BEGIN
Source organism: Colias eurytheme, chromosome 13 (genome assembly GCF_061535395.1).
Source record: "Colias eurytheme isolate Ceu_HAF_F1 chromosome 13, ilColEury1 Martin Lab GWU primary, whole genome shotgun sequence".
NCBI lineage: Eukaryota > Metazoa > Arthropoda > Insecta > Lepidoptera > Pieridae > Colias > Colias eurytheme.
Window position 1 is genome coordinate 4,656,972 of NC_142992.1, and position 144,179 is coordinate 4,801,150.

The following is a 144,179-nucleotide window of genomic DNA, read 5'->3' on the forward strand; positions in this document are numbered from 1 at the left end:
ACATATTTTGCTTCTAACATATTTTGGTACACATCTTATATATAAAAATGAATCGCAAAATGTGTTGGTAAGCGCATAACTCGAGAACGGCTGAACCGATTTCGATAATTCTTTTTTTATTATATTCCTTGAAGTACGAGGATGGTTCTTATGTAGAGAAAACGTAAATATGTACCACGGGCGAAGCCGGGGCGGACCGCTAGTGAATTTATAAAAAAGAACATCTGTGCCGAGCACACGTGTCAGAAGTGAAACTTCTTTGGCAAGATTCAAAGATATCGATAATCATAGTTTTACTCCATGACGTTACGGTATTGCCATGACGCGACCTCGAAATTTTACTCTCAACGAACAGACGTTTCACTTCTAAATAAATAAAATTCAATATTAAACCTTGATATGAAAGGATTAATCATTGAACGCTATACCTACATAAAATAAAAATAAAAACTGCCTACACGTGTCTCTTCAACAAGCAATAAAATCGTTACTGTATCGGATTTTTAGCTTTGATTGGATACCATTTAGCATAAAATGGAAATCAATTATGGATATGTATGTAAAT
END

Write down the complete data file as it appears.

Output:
Source organism: Colias eurytheme, chromosome 13 (genome assembly GCF_061535395.1).
Source record: "Colias eurytheme isolate Ceu_HAF_F1 chromosome 13, ilColEury1 Martin Lab GWU primary, whole genome shotgun sequence".
NCBI lineage: Eukaryota > Metazoa > Arthropoda > Insecta > Lepidoptera > Pieridae > Colias > Colias eurytheme.
Window position 1 is genome coordinate 4,656,972 of NC_142992.1, and position 144,179 is coordinate 4,801,150.

The following is a 144,179-nucleotide window of genomic DNA, read 5'->3' on the forward strand; positions in this document are numbered from 1 at the left end:
ACATATTTTGCTTCTAACATATTTTGGTACACATCTTATATATAAAAATGAATCGCAAAATGTGTTGGTAAGCGCATAACTCGAGAACGGCTGAACCGATTTCGATAATTCTTTTTTTATTATATTCCTTGAAGTACGAGGATGGTTCTTATGTAGAGAAAACGTAAATATGTACCACGGGCGAAGCCGGGGCGGACCGCTAGTGAATTTATAAAAAAGAACATCTGTGCCGAGCACACGTGTCAGAAGTGAAACTTCTTTGGCAAGATTCAAAGATATCGATAATCATAGTTTTACTCCATGACGTTACGGTATTGCCATGACGCGACCTCGAAATTTTACTCTCAACGAACAGACGTTTCACTTCTAAATAAATAAAATTCAATATTAAACCTTGATATGAAAGGATTAATCATTGAACGCTATACCTACATAAAATAAAAATAAAAACTGCCTACACGTGTCTCTTCAACAAGCAATAAAATCGTTACTGTATCGGATTTTTAGCTTTGATTGGATACCATTTAGCATAAAATGGAAATCAATTATGGATATGTATGTAAAT